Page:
Rather a strange set of issues at Defra Qs today, but then they often are. Ministers were asked about the plight of pigeon fanciers, the collapse of bee colonies (we're giving them £1.3 million), the rights of canoeists to access shorelines, and the amount spent to protect 4 great crested newts, which rendered Sir Nicholas Winterton apoplectic with rage. Best answer came to John Grogan's canoe question. He reminded the Chamber of Gordon Brown's phrase that Labour was "at its best when it was at its boldest". Junior minister, Jonathan Shaw, replied that he could certainly be bald, if not bold. (Well, it was funny at the time. Sadly Jonathan didn't get to answer the question about poultry farmers, so he couldn't repeat his "this is not a paltry issue" line, which was probably just as well).
It's always good when Tories conform to type and confirm all one's prejudices. Not only did we have Sir Nicholas doing his "stuff and nonsense" act about protecting endangered species, but they also reacted with outrage when I asked my first question about rising food prices. I asked the Secretary of State if he accepted that increased meat and dairy consumption was a factor, which was greeted with howls of "No! No!" from the benches opposite. I then asked if he agreed that more industrialised and intensive farming methods were not the solution, to cries of "Yes they are" and "So what's your solution?" (The answer to which, in all honesty, would be - go vegan - but I thought their blood pressure had been raised enough for one day.)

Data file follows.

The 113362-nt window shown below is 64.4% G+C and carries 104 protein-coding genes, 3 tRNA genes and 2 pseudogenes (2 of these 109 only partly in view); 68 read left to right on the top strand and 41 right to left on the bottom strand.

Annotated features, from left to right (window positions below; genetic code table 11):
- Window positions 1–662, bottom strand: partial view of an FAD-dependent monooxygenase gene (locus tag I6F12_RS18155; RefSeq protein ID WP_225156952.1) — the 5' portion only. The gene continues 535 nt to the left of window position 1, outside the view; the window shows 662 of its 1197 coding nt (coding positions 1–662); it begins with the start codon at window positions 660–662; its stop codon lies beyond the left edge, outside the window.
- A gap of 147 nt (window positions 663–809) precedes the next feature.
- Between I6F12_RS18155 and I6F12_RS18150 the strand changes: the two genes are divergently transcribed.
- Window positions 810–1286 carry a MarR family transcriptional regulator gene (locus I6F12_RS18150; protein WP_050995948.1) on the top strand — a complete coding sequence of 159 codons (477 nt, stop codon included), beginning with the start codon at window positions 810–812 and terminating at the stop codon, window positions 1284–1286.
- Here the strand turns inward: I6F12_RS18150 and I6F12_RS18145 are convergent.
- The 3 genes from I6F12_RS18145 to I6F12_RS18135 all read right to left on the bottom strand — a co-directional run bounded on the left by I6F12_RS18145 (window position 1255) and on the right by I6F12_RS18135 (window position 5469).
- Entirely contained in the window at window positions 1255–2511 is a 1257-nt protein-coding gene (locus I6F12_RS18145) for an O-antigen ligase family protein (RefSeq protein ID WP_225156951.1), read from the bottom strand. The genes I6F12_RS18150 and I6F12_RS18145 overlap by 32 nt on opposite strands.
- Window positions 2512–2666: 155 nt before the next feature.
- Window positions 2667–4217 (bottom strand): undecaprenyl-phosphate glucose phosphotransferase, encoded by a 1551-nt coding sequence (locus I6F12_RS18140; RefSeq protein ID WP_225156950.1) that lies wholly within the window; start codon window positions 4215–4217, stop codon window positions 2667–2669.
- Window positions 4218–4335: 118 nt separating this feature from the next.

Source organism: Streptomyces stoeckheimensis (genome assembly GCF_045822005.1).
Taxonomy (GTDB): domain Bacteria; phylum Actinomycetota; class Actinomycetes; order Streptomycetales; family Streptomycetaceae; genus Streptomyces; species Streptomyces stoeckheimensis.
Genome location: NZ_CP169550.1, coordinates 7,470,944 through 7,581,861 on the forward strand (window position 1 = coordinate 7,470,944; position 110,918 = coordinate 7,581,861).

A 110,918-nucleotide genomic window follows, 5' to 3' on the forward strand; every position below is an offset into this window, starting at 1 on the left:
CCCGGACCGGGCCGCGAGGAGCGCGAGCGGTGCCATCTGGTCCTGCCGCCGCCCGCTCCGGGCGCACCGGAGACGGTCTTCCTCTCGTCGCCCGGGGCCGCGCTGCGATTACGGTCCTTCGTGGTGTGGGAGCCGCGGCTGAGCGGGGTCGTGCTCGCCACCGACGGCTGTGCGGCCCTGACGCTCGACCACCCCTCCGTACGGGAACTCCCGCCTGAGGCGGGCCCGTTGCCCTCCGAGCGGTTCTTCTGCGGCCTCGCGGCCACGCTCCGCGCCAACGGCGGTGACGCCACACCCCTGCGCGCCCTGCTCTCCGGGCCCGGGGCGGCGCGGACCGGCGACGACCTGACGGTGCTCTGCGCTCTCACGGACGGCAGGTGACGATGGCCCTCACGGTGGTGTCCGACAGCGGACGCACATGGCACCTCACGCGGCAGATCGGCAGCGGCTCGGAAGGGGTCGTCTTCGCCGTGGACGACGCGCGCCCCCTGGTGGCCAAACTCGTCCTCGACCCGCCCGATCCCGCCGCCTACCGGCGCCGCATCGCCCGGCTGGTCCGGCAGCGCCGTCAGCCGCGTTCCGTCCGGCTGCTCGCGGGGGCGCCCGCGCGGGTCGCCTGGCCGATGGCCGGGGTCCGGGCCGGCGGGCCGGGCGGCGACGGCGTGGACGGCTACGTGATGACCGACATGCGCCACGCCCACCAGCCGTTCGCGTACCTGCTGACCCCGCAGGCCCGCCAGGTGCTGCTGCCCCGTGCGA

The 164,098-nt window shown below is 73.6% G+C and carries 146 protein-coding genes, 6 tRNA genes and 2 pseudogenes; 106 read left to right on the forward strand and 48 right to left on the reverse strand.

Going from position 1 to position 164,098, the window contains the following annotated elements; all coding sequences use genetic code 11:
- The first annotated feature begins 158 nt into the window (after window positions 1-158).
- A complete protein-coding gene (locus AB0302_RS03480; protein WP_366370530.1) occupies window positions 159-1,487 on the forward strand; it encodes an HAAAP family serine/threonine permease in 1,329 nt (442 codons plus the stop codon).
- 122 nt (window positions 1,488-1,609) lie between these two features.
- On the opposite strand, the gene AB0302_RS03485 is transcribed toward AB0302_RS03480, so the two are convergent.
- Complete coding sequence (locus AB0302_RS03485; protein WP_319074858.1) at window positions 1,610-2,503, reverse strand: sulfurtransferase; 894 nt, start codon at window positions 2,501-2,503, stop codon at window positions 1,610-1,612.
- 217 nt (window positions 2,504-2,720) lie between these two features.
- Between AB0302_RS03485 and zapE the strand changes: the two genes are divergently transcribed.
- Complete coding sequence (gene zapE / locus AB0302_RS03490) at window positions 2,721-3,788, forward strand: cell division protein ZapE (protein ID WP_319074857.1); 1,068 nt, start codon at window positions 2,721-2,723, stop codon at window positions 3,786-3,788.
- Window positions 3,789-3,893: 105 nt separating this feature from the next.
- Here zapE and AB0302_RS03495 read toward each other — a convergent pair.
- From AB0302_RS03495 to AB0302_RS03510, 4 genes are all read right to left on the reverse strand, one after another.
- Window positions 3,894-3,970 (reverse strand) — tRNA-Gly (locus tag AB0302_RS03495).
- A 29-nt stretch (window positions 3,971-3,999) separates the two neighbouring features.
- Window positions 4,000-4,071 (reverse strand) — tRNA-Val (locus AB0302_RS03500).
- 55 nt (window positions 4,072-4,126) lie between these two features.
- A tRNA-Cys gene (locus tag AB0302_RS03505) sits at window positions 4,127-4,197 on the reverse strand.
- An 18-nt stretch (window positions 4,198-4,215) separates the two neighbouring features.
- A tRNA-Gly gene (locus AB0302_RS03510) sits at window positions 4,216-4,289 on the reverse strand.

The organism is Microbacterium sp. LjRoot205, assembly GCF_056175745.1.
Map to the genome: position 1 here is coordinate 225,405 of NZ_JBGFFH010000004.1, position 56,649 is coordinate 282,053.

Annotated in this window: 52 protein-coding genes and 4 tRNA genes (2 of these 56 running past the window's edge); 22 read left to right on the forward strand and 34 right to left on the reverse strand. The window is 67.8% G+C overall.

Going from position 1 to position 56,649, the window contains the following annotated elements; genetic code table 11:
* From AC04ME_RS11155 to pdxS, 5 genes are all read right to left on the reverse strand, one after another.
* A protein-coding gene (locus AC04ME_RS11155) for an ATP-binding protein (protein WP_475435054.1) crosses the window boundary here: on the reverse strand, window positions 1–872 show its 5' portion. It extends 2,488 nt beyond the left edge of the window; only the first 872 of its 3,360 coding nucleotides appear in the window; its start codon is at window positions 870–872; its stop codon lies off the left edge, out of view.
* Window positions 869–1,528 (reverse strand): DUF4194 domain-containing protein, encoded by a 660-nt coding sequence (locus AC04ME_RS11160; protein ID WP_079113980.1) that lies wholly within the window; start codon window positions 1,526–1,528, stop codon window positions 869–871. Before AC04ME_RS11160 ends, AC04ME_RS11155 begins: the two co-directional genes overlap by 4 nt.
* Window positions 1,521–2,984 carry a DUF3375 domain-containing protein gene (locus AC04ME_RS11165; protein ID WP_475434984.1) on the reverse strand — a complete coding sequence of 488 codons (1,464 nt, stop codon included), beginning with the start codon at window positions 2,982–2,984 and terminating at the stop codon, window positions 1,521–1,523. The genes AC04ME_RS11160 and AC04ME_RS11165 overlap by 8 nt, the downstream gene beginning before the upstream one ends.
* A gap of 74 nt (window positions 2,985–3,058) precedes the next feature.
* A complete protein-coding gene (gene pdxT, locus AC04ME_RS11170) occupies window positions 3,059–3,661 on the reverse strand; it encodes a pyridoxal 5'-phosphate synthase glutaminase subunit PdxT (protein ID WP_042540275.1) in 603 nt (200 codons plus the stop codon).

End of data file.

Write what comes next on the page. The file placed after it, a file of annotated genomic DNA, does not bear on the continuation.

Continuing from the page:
Later on we got to my question about a ban on seal products, which was also met by Tory groans. Admittedly the bunch of Tories who attend Defra questions are probably not the most enlightened representatives of their breed; they include the country squires, and MPs who represent pig, beef and dairy farmers, as well as the fox-hunting brigade. But it shows that Cameron still has a long way to go before he can claim to lead a cuddly Conservative party.
Of course, Cameron himself still supports fox-hunting, as the House was reminded at PMQs yesterday when Gordon Brown was asked what was being done to ensure that the hunting ban is properly enforced. Ann Widdecombe - who is pretty sound on animal welfare issues - is holding a meeting on this in Parliament the week after next, probably much to the disgust of many of her colleagues.